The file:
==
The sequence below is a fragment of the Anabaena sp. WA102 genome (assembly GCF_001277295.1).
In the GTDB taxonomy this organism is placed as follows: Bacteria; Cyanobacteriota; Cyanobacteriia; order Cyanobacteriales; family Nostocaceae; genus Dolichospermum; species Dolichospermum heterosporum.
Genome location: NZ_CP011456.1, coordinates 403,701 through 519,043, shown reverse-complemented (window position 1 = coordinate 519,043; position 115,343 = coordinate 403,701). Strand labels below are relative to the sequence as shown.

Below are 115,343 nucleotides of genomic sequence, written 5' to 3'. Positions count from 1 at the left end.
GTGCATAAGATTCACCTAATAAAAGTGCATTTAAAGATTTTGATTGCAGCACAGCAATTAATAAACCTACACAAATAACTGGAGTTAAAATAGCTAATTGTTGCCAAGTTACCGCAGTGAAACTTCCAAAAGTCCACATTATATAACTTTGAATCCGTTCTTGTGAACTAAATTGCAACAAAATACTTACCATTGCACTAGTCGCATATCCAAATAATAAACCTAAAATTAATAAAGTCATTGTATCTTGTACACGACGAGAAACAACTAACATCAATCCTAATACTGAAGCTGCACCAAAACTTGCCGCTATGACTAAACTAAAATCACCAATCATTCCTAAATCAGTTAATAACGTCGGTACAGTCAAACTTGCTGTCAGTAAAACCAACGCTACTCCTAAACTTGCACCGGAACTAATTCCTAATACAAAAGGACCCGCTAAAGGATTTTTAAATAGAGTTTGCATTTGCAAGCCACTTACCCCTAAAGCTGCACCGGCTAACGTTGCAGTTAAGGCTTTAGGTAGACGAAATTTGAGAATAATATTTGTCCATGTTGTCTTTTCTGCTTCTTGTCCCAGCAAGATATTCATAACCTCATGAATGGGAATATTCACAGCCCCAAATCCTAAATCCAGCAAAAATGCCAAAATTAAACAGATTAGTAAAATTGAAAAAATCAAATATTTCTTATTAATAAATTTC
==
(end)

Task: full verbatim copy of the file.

The sequence below is a fragment of the Anabaena sp. WA102 genome (assembly GCF_001277295.1).
In the GTDB taxonomy this organism is placed as follows: Bacteria; Cyanobacteriota; Cyanobacteriia; order Cyanobacteriales; family Nostocaceae; genus Dolichospermum; species Dolichospermum heterosporum.
Genome location: NZ_CP011456.1, coordinates 403,701 through 519,043, shown reverse-complemented (window position 1 = coordinate 519,043; position 115,343 = coordinate 403,701). Strand labels below are relative to the sequence as shown.

Below are 115,343 nucleotides of genomic sequence, written 5' to 3'. Positions count from 1 at the left end.
GTGCATAAGATTCACCTAATAAAAGTGCATTTAAAGATTTTGATTGCAGCACAGCAATTAATAAACCTACACAAATAACTGGAGTTAAAATAGCTAATTGTTGCCAAGTTACCGCAGTGAAACTTCCAAAAGTCCACATTATATAACTTTGAATCCGTTCTTGTGAACTAAATTGCAACAAAATACTTACCATTGCACTAGTCGCATATCCAAATAATAAACCTAAAATTAATAAAGTCATTGTATCTTGTACACGACGAGAAACAACTAACATCAATCCTAATACTGAAGCTGCACCAAAACTTGCCGCTATGACTAAACTAAAATCACCAATCATTCCTAAATCAGTTAATAACGTCGGTACAGTCAAACTTGCTGTCAGTAAAACCAACGCTACTCCTAAACTTGCACCGGAACTAATTCCTAATACAAAAGGACCCGCTAAAGGATTTTTAAATAGAGTTTGCATTTGCAAGCCACTTACCCCTAAAGCTGCACCGGCTAACGTTGCAGTTAAGGCTTTAGGTAGACGAAATTTGAGAATAATATTTGTCCATGTTGTCTTTTCTGCTTCTTGTCCCAGCAAGATATTCATAACCTCATGAATGGGAATATTCACAGCCCCAAATCCTAAATCCAGCAAAAATGCCAAAATTAAACAGATTAGTAAAATTGAAAAAATCAAATATTTCTTATTAATAAATTTC